The word, "success." According to the American Heritage Dictionary, "success" is a noun that means:
1. The achievement of something desired, planned, or attempted.
2a. The gaining of fame or prosperity.
2b. The extent of such gain.
3. One that is successful.
4. Obsolete. A result or an outcome.
Most of us would probably agree with definition 1. After all, how can you know you have achieved success if you have not worked toward a desire, followed a plan, or tried to reach a target, goal, or objective?
But does that mean, then, that success is solely an end result of an action or series of actions? See definition 4-the dictionary tells us that definition is obsolete.
So if we have not achieved something desired, planned, or attempted, we can still be successful. Let's look at definition 2a and 2b: Success is the gaining of fame or prosperity and the extent of that gain. Now, according to Andy Warhol, we all get our fifteen minutes of fame, but let's focus on "prosperity" and "the extent of" that prosperity, which must be some kind of a favorable gain.
We know we prosper when we reach a target, goal, or objective. But do we prosper on our way to reaching them?
That most likely depends on your perspective of what "success" is. If you look at success as an end result, you will not see prosperity until you achieve your targets, goals, and objectives.
However, if you see success as a journey, you can see prosperity, or favorable gain, with each step you take. Picture a ladder that you climb up. Each rung is a step that takes you closer and closer to your target, goal, or objective. With each step you take, you prosper.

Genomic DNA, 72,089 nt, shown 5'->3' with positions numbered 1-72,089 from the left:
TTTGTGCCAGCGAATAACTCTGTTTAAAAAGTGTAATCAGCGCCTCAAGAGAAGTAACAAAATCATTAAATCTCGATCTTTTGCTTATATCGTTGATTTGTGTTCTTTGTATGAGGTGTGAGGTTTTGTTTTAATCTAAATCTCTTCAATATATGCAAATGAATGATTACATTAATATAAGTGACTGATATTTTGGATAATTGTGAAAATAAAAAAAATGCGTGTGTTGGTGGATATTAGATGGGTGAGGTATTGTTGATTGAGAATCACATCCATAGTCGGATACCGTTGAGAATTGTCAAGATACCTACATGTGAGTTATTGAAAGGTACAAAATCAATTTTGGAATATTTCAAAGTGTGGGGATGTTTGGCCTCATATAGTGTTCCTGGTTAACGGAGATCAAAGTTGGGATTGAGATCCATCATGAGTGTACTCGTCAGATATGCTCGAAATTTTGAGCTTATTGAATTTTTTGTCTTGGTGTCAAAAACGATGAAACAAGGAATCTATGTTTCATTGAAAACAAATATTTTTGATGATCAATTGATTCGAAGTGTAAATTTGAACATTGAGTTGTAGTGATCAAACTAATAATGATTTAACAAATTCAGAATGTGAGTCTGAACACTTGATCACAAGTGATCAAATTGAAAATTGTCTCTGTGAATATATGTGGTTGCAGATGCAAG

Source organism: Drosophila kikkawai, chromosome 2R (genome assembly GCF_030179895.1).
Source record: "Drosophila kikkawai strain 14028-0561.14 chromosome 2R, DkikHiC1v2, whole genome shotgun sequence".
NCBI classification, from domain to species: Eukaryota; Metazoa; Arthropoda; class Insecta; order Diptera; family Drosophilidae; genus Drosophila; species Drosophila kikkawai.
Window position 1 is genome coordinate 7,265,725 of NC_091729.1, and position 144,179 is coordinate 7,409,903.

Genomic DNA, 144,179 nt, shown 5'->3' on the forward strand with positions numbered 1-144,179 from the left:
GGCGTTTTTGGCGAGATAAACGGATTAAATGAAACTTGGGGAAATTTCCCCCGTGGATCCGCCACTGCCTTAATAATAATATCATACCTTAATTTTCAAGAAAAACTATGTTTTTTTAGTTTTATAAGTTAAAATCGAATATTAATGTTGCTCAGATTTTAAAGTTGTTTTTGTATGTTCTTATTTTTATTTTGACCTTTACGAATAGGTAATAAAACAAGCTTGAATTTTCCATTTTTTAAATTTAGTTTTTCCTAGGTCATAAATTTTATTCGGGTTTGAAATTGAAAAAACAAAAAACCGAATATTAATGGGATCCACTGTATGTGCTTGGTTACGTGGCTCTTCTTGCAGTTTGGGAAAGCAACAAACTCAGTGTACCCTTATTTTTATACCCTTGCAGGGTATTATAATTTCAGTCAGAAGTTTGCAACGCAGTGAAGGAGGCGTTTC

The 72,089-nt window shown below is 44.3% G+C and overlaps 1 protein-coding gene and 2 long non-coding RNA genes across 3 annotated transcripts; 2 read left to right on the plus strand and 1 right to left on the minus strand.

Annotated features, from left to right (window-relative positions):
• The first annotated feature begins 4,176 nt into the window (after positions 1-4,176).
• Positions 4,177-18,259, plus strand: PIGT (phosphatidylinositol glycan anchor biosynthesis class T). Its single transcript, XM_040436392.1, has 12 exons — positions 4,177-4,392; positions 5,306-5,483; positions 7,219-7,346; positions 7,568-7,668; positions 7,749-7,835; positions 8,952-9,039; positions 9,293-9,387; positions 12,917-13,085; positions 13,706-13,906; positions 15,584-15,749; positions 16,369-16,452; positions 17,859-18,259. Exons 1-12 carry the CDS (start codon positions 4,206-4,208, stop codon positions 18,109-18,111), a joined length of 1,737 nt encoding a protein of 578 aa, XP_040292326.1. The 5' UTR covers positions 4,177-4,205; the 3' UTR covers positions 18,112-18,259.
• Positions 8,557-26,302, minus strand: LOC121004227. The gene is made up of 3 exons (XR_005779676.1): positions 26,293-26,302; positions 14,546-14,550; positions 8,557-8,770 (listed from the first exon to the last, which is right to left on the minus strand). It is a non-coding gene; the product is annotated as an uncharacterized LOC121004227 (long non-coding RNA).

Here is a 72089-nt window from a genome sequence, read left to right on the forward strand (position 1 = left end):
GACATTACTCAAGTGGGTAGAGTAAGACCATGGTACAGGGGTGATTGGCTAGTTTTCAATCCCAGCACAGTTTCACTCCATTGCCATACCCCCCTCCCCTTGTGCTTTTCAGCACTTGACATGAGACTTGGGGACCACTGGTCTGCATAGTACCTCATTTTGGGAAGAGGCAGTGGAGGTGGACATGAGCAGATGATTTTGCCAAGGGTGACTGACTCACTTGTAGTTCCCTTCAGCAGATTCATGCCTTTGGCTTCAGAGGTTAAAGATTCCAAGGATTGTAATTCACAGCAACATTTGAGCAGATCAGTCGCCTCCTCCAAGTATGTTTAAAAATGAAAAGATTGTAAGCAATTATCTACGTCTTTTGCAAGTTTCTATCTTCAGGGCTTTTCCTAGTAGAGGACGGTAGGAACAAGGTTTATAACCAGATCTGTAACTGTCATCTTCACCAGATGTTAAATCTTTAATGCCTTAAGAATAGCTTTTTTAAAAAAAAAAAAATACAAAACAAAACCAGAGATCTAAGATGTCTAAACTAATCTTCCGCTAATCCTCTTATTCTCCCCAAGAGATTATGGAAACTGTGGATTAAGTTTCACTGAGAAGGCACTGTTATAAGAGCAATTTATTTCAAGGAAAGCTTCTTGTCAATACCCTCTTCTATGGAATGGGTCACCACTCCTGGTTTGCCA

But what if you fall down a rung or are forced to take a step back? Are you still successful?
You can still consider a setback as a step toward a goal. This step might not exactly follow the ladder analogy, where up is forward, but setbacks can actually help you step toward your goal. In fact, they can even be more crucial to your success than "smooth sailing." Why? Because you learn more about yourself, your target, and the relationship between you and your goal when you are required to take corrective action rather than taking strictly correct action.
You might determine along the way, through setbacks and corrective actions, that a particular goal is not right for you. That realization would be a successful realization, even if you end up not achieving the goal.
You might determine that the goal is exactly right for you, and that realization would also be a success along your way to achieving the goal.
You can pretty much find success wherever you look for it. As long as you are taking steps toward a goal, even small ones, then you are extending your prosperity, or favorable gain. When you do this, you are definition 3, "One that is successful."